Cornerbacks

Wesseling: Stephon Gilmore, New England Patriots; Kareem Jackson, Houston Texans. I had Gilmore as the stingiest cover corner this year, leading the league in pass deflections and ranking second in completion percentage in his coverage. He smothered Robby Anderson, in particular, giving the Jets' deep threat fits in their two matchups. Although Patrick Peterson was typically excellent in Steve Wilks' new scheme this year, Jackson merits recognition for a phenomenal season which started at safety and ended at cornerback. The surest-tackling cornerback I saw all year, Jackson devastated the Broncos, Bills and Jaguars with big plays and hard hits reminiscent of former Vikings Pro Bowler Antoine Winfield.

Shook: Kyle Fuller, Chicago Bears; Brandon Carr, Baltimore Ravens. Fuller was the nearest defender on 109 targets and served as a walking blanket, allowing a passer rating of 65.5, the fourth-lowest mark in the NFL among all cornerbacks with at least 50 targets. His seven total interceptions served as an example of his ability to create opportunities for his team via takeaways, and his minus-2.9 percent differential between expected completion and actual catch percentage proved he is a disruptive force in coverage. Fuller also forced tight-window throws on 30.3 percent of targets, doing so while pressing on just 23.9 percent of targets, meaning he closes space better than most anyone. Carr allowed the lowest passer rating of any cornerback when serving as the nearest defender to targeted receivers (62.3), and his 0:2 TD-to-INT ratio allowed and minus-7.3 percent difference between expected completion percentage and catch percentage proved throwing in his direction tended to mean trouble for opposing passers.

Safeties

Wesseling: Jamal Adams, New York Jets; Derwin James, Los Angeles Chargers. The Jets have their defensive leader for the next decade in Adams, who controls the line of scrimmage like no other safety in the game. Pro Football Focus has a "stuffs" metric that tracks the number of solo tackles which constitute an offensive failure. Adams' 44 stuffs stood toe-to-toe with the league's premier playmaking linebackers and defensive ends. Much was made of the Bolts' brilliant game plan to deploy seven defensive backs versus Lamar Jackson and the Ravens' dominant ground attack last week. It worked because James has overtaken Tyrann Mathieu as the game's most versatile defensive back, disrupting the offense as a blitzer off the edge, stuffing the run as a linebacker in the box and deflecting passes as the last line of defense. As Bill Belichick noted this week, James is simply "good at everything."

Shook: Eddie Jackson, Chicago Bears; Jamal Adams, New York Jets. Throwing in Jackson's direction almost always produced a negative result for opposing passers. Jackson's difference in catch percentage versus expected completion percentage was an eye-popping minus-21.6 percent. When he was the nearest defender to a targeted receiver, he allowed a passer rating of 28.9, the lowest in the league among players targeted 20-plus times. Pair those stats together and it's clear his presence essentially designated his area of the field as a no-fly zone. Adams was an all-around issue for opposing offenses, finishing first among safeties in stops with 44 and sacks with 3.5. Adams' nine hustle stops were tied for second most in the NFL among safeties, trailing only Tyrann Mathieu. Adams' minus-15.6 percent difference in catch percentage and expected completion percentage was third-best in the NFL among safeties targeted 30-plus times. His passer rating allowed (76.1) was sixth-best in the league among that group. In just his second year, Adams is clearly a budding star on the back end of the Jets' defense.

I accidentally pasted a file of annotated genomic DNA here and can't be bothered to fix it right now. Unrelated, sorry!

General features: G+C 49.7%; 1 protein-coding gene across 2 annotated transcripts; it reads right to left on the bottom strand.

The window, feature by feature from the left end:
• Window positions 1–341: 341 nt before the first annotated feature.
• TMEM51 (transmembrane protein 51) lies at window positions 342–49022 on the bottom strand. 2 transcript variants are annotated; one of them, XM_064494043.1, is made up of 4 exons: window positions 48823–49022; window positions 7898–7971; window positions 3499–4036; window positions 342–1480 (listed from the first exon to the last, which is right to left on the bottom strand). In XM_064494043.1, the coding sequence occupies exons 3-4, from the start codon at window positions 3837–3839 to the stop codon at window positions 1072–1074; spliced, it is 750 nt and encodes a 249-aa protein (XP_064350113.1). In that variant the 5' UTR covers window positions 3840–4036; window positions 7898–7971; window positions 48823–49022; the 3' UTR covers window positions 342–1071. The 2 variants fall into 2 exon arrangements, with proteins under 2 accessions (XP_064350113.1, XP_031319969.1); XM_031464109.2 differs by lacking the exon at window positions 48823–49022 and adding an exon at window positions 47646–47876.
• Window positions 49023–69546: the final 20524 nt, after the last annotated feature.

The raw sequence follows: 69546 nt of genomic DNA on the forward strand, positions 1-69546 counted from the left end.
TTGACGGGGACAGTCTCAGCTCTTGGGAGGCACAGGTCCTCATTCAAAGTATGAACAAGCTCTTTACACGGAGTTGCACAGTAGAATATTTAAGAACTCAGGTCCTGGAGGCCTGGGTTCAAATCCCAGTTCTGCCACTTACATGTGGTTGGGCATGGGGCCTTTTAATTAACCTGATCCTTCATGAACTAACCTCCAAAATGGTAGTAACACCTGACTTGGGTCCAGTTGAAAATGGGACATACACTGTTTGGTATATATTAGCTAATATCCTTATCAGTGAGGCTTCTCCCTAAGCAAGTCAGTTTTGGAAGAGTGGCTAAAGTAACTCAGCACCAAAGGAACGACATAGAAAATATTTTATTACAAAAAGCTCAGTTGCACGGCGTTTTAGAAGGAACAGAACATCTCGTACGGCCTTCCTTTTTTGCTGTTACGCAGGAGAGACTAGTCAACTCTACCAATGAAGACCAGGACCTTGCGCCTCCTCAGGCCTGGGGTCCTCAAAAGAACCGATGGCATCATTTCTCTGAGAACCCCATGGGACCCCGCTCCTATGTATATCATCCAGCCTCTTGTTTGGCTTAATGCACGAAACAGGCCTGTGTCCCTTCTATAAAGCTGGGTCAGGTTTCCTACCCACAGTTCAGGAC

Defensive back

Wesseling: Eddie Jackson, Chicago Bears. The league's premier ball-hawking center fielder, Jackson intercepted six passes, forced two fumbles and returned three turnovers for touchdowns -- including a pick-six that swung the tight Thanksgiving tilt with the Lions in his team's favor. Bears faithful can't help but wonder if their fortunes would have been different had their best defensive back been healthy enough to face Nick Foles in Chicago's season-ending loss.

Shook: Adrian Phillips, Los Angeles Chargers. Phillips is near Jackson and Adams in most of the prominent safety metrics, finishing fourth in passer rating allowed among safeties targeted 30-plus times when serving as the defender nearest to a targeted receiver (64.3). He did so while also pressing on just 7.9 percent of targets, and he posted the second-best difference in catch percentage and expected completion percentage (minus-16.5 percent). Phillips' 247 yards allowed on 38 targets was 13th-best in that group, while his tackle percentage of 12.1 was fifth-best among safeties with 400-plus snaps. His eight hustle stops were tied for fourth in that group.

Punter

Wesseling: Tress Way, Washington Redskins. Seahawks rookie Michael Dickson was my pick until he had two punts blocked and another returned 45 yards in the regular-season finale. Johnny Hekker may be the best to ever do it, but he punted only 43 times this year. For comparison's sake, Way landed 41 kicks inside the 20-yard line -- without a single touchback. That's some impressive sharp shooting.

Shook: Tress Way, Washington Redskins. The numbers are skewed in favor of two punters who did little actual punting: New Orleans' Thomas Morstead and Los Angeles' Johnny Hekker. Among those who actually punted a decent amount, Way leads the, well, way in that department, averaging 41.5 net yards per punt, tied for ninth best. Way also finished with the most punts inside the 20 with 41, with zero touchbacks, as Wesseling pointed out. Way also went without a punt blocked and left his kicks for his coverage team to down more than any other with 19.